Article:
I was in junior high in those years, a cheerleader and student-council representative living in a nice house in a Chicago suburb—a life that from all appearances had nothing to do with the depravity of the Steinberg-Nussbaum case. And yet it riveted me. Hedda’s bruised and battered face was everywhere—in the papers and news programs, and plastered on magazine covers. I was only 12 or 13, but I couldn’t look away from her beaten-up, smashed-in face, her nose broken and craggy, her wiry gray hair protruding from a bandana kerchief.
Like everyone else, I held Hedda in contempt. How could she have been so passive? How could she have allowed things to get that bad? How could she not have protected her daughter? My mother had a subscription to People, after all, and I looked at every picture and read every word. I understood that Hedda was not like other people who were usually associated with such crimes. For one thing, she was Jewish, like us. For another, she was an editor. An editor at Random House in New York City. The words themselves seemed coated with fairy dust, a dream of someone I might like to be someday.
But there was another reason the case held my attention. And that was because I too was living terrified in the face of a man’s inexplicable rage. In this case, my father’s. I too sometimes had bruises and marks that had to be explained. I too needed protection and wondered why nobody cared.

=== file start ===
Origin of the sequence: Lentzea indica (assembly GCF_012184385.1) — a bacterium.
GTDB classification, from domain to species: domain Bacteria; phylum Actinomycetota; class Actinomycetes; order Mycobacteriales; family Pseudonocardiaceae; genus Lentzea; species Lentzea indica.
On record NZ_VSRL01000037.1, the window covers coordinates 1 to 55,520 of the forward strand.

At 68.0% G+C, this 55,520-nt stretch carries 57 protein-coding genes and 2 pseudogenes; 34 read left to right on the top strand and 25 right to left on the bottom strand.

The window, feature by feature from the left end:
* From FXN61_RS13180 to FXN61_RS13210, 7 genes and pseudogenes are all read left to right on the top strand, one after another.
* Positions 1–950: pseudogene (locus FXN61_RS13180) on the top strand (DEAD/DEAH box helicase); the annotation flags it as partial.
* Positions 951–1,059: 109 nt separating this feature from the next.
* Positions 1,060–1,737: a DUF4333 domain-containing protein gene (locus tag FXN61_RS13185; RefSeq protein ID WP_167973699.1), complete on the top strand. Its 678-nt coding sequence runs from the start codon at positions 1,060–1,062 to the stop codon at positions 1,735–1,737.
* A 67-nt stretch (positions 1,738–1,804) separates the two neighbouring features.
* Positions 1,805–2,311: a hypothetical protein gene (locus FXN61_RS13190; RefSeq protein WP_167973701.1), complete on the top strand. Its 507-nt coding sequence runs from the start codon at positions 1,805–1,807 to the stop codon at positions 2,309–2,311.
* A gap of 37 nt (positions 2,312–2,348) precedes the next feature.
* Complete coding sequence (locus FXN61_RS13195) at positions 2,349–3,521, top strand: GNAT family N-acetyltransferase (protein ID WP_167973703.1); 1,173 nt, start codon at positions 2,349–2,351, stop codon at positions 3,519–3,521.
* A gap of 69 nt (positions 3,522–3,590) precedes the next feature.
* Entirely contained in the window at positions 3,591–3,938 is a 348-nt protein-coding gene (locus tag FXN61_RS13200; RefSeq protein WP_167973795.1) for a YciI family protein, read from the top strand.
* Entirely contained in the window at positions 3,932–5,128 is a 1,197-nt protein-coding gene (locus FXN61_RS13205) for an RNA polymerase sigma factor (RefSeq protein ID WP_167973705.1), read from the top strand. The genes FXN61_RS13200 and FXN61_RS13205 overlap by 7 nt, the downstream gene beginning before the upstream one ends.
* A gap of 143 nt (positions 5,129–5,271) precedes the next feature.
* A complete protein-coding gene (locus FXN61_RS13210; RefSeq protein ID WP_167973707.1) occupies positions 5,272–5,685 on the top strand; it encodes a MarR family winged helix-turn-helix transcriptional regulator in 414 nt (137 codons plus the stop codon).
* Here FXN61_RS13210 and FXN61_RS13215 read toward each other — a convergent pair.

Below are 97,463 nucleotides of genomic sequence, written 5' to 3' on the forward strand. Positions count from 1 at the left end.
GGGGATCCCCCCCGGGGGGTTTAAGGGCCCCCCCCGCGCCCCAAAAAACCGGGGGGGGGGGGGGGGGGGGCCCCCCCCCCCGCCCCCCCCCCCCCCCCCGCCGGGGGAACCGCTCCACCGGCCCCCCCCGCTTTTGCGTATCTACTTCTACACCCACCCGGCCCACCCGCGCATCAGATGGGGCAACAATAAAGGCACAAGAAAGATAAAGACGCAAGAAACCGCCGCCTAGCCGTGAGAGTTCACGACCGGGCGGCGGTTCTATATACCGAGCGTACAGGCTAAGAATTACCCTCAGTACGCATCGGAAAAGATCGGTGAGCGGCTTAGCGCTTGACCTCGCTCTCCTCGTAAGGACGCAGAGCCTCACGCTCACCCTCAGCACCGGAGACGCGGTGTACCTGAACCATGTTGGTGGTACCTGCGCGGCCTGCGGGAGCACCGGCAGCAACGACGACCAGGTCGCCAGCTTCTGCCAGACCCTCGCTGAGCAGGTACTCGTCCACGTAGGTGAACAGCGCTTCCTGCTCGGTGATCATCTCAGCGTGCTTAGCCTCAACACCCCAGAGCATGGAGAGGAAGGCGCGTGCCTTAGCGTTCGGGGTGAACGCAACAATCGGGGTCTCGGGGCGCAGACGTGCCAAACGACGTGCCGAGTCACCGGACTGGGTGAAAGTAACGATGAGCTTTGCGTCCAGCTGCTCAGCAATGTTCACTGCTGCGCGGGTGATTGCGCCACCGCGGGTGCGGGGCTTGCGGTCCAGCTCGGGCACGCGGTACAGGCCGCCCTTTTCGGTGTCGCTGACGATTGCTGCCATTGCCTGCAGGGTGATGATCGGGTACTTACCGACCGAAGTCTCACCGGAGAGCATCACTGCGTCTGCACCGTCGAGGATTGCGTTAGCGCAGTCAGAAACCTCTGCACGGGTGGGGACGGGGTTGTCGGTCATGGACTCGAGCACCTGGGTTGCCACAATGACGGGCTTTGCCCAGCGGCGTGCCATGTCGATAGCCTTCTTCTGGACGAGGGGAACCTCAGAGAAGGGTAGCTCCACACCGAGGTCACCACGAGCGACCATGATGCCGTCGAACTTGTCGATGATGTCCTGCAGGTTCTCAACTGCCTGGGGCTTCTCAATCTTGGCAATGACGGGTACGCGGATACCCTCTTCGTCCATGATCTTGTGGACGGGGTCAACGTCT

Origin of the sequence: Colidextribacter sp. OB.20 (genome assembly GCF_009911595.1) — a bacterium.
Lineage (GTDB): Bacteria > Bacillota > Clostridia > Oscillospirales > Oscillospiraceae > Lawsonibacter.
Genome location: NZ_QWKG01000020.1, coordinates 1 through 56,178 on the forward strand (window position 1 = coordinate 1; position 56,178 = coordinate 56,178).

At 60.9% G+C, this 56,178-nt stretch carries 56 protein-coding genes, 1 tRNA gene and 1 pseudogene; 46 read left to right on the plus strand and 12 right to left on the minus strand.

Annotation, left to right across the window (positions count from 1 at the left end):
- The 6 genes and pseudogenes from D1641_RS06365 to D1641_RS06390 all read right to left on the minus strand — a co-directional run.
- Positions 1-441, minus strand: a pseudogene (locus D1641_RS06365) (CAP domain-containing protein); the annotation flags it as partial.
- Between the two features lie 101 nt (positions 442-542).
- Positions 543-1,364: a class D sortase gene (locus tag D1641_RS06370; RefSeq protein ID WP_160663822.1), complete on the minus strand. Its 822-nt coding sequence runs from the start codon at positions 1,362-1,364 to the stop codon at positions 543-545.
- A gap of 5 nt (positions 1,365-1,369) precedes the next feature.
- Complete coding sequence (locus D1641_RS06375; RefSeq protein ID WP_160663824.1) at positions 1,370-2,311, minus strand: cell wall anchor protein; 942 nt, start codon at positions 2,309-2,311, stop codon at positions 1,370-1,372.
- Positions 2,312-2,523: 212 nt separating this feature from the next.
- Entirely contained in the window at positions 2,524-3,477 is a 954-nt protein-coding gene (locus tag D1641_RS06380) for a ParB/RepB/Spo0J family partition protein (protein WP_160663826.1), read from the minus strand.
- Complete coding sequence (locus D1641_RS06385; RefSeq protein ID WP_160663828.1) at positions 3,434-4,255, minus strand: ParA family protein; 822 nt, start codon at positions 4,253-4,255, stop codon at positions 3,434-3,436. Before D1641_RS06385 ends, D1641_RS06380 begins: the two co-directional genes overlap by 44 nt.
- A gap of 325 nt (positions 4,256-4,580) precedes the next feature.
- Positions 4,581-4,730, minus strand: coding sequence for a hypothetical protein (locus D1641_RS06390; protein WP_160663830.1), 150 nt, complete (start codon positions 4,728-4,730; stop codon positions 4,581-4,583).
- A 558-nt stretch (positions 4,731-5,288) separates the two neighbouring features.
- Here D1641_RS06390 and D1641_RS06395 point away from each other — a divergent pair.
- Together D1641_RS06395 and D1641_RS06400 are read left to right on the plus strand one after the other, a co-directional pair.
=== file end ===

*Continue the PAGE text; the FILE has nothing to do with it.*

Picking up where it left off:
Parading her before the press, blaming her for the death of her daughter, whispering that it was really she, not the man who inflicted the violence, who was at fault—in all these ways, we used Nussbaum as a convenient scapegoat, a repository for our worst nightmares. Farah Fawcett had played a battered woman in the TV-movie sensation The Burning Bed just a few years earlier, but when it came to the plight of a real-life battered woman, perhaps it is not surprising that the woman designated for public flogging was not a leggy blonde. Aside from being a woman and a Jew, Hedda had something else working against her. A victim of long-term abuse, she suffered from trauma that so fractured her experience and memories that she had difficulty presenting a coherent account of her role in the events surrounding Lisa’s death. In the eye of a public with little understanding of (and even less sympathy for) the traumatized, this made her even more suspect.
Even 16 years after Lisa’s death, in a 2003 interview on Larry King Live, it took only a few minutes until Nussbaum’s putative culpability came front and center. When King asked Nussbaum—as any well-intentioned person would—why she didn’t “just take Lisa one day and go,” she provided the well-trodden answer of so many abused women: She tried. Multiple times. And, like millions of abused women, she was convinced, over and over, by equally “well-intentioned” people, to go back. “I never saw him hit her, by the way,” she added.
King: What do you mean? You never …
Nussbaum: I didn’t see him hit her.
King: When did he hit her? When you weren’t there or …